Are vs Our

Have you ever wondered why native English speakers say the word “our” as if it were “are”? 

Many non-native English speakers are taught to pronounce the word OUR as a 2-syllable word, pronounced like “OW-er” (or “hour”). 

Native speakers know that saying “our” that way is technically correct, too. But most of the time, you’ll hear native English speakers say “our” as a quick, 1-syllable “are.” 

“Our” is a possessive pronoun meaning anything belonging to ‘you and me’. In English, however, pronouns are typically not stressed. Instead, they are reduced or shortened, and only stressed for emphasis. 

The other possessive pronouns, “my,” “your,” “his,” “her,” “its” and “their” are already said as one syllable and so they are pronounced the way they look. It is only “our” that is shortened.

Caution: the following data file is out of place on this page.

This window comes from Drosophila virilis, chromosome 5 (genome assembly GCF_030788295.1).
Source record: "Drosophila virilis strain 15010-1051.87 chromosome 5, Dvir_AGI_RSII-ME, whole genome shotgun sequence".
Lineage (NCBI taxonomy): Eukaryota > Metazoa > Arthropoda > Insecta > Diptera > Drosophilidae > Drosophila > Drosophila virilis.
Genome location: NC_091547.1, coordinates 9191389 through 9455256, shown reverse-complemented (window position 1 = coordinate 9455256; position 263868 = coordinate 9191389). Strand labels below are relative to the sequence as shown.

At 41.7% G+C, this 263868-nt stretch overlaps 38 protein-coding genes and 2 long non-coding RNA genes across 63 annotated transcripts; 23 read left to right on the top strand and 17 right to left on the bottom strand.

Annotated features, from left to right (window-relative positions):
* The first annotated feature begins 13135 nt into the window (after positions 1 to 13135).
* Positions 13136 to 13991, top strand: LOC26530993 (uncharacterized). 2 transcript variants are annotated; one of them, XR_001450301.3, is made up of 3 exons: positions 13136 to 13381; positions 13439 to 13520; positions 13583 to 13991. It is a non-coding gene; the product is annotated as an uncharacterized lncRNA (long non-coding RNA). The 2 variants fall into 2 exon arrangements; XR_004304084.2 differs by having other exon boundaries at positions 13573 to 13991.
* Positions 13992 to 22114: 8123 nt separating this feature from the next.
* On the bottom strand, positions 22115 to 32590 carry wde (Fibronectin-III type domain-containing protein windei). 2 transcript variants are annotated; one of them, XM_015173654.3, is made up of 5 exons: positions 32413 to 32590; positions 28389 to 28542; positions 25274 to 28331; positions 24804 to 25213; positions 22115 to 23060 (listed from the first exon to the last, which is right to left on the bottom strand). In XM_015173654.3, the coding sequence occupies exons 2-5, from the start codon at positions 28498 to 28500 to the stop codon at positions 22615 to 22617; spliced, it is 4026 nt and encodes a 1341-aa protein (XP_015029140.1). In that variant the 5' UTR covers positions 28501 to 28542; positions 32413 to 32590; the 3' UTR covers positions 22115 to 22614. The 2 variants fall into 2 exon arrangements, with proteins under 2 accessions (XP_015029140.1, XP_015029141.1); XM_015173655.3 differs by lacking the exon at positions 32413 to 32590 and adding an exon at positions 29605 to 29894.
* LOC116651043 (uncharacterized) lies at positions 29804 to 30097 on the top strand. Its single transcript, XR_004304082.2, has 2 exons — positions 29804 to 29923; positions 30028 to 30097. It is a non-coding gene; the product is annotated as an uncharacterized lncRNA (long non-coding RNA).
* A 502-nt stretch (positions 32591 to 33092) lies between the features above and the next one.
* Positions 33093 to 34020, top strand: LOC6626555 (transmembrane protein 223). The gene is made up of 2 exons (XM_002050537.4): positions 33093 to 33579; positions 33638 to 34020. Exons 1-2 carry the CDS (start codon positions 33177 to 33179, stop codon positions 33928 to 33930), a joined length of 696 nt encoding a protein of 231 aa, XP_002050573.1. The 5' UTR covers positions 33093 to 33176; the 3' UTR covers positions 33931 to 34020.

You can hear “our” being pronounced as “are” in almost any song. For example, the 70s song by Crosby, Stills, Nash and Young called Our House is sung clearly as: “Our (‘are’) house is a very, very, very fine house”. The 80s song, Our House by the group, Madness, is the same: “Our (‘are’) house in the middle of ‘are’ street, ‘are house … “ Likewise, Taylor Swift sings her 2007 “Our Song” as “‘Are’ Song.”

Now, there may be a time when you want to emphasize OUR: “That is OUR house, not YOUR house.” In that case, go ahead! 

But the most common and natural way is to say OUR as ‘ARE’ – it’s easier, faster, and perfectly correct.

But please REMEMBER: In writing, OUR remains o-u-r.